It was a cold and dreary New Jersey February in 1985, when I flew down to sunny Trinidad and Tobago to visit my customer and personal friend Everard Scott. He met me as usual at the Port-of-Spain airport and drove me to the upside down Hilton where I would spend the week. The hotel is called upside down because it sits atop a hill and all the floors are built along the edge of a cliff below the lobby level. Floor numbers start from 1 and go to minus 12 as the elevator takes you down to your room.
I have always loved Trinidad and Tobago and the lovely people who call this largest island in the Caribbean their home. They are hard working, fun loving people and my dear friend Everard was no exception. His first words upon seeing me walking out of the gate would always be “Where have you been man, we thought you were dead!” or “You have gotten uglier since the last time I saw you.” Those were considered to be words of endearment in Trinidad. Or that is what I was told and found it convenient to believe.
My trip on that February was supposed to be no different from all the previous ones; visit customers, solve problems, get orders, attend a few parties at Everard and his lovely wife Betty’s beautiful “A-Frame” home and return to New Jersey. This trip did not turn out to be that way. It was a trip which changed the course of the Ayasun family’s lives forever.
The night before I left Trinidad to come home, I was invited to a party at Everard’s home. As usual, there were a lot of people there as my friend always invited half the island to his home for these Friday night parties. A lot of bottles of Old Oak and Royal Oak Rum were consumed before we were served one of the best “curried goat meat and Roti” dinners I have ever tasted in TT as the locals prefer to call their country.
Drinking continued after dinner and by midnight we were all feeling very good, moving around on our wobbly legs and blabbering in the beautiful tropical garden at the back of the house, enjoying the warm Caribbean night. Just before I was sent back to my hotel with a local driver, Everard approached me and indicated that he wanted to talk to me in private. We walked away from the house when he suddenly stopped and asked me if I would like to buy a lot which he owned in Marco Island since he needed the funds to send to his son who was living in Miami at the time. Feeling real good and not really thinking very clearly, I said “sure Everard, what are friends for?”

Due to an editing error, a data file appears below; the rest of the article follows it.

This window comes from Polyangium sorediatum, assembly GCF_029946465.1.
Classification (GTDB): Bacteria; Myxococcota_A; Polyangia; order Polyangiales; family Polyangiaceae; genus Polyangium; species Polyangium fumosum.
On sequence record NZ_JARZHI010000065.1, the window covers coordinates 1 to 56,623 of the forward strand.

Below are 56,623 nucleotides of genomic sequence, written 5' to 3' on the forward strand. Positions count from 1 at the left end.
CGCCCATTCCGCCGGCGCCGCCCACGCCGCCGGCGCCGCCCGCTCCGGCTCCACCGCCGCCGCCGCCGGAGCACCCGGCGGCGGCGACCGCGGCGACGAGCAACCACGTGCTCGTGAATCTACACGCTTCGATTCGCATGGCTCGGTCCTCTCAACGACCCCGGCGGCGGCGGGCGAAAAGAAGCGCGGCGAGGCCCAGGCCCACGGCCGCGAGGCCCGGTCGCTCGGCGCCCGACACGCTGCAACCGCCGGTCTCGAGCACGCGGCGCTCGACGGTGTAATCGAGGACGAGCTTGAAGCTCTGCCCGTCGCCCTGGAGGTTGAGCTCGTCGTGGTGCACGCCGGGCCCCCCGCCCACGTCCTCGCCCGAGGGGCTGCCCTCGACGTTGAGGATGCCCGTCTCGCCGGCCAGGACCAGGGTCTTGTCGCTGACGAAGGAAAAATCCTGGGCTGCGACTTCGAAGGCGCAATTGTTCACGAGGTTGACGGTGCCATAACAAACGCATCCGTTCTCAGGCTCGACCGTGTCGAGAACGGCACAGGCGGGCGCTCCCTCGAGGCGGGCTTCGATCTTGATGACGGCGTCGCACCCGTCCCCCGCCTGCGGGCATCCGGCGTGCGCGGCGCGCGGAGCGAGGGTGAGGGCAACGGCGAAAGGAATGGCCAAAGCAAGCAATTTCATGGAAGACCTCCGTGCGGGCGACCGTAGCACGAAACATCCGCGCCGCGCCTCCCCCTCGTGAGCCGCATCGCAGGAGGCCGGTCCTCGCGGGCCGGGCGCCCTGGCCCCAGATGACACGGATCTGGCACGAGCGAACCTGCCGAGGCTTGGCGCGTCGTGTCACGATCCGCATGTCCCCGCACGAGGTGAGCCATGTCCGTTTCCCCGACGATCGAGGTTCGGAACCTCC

I had never heard of Marco Island before and assumed it was one of those small islands off the coast of Trinidad. Having told me the price he wanted, which was amazingly low; I pulled out a check-book (Citibank Equity Line) and wrote him a check on the spot. We shook hands and I was sent off back to the hotel, not knowing if I was feeling great orfeeling nothing at all. Waking up the next morning was a tough act; the room was bobbing up and down like a sailboat in a Caribbean storm and the hundreds of drums in my head were beating as hard as they could. However, the worst feeling was when I remembered buying a lot on Marco Island from Everard. How was I to explain this to my dear wife who was stuck back at home in New Jersey, snowed in and dealing with our two young children! One thing was for sure, owning a lot on an island in the Caribbean would not have been one of her priorities. I had dreadful visions of trying to explain to her what a wonderful place this island was; how the weather was beautiful all year round and many more rosy pictures of heaven on earth even thought I had not even seen it for myself.
On the flight back, I decided not to say anything to her after all. My mind was still fuzzy from the evening of the party. I tried to convince myself that the entire thing could have been just a ruse by Everard; or worse yet a drunken dream or maybe just my imagination enhanced by the numerous glasses of rum I consumed. I got back home and forgot (or tried hard to forget) about the whole thing and went on about my business selling, traveling and staying out of trouble.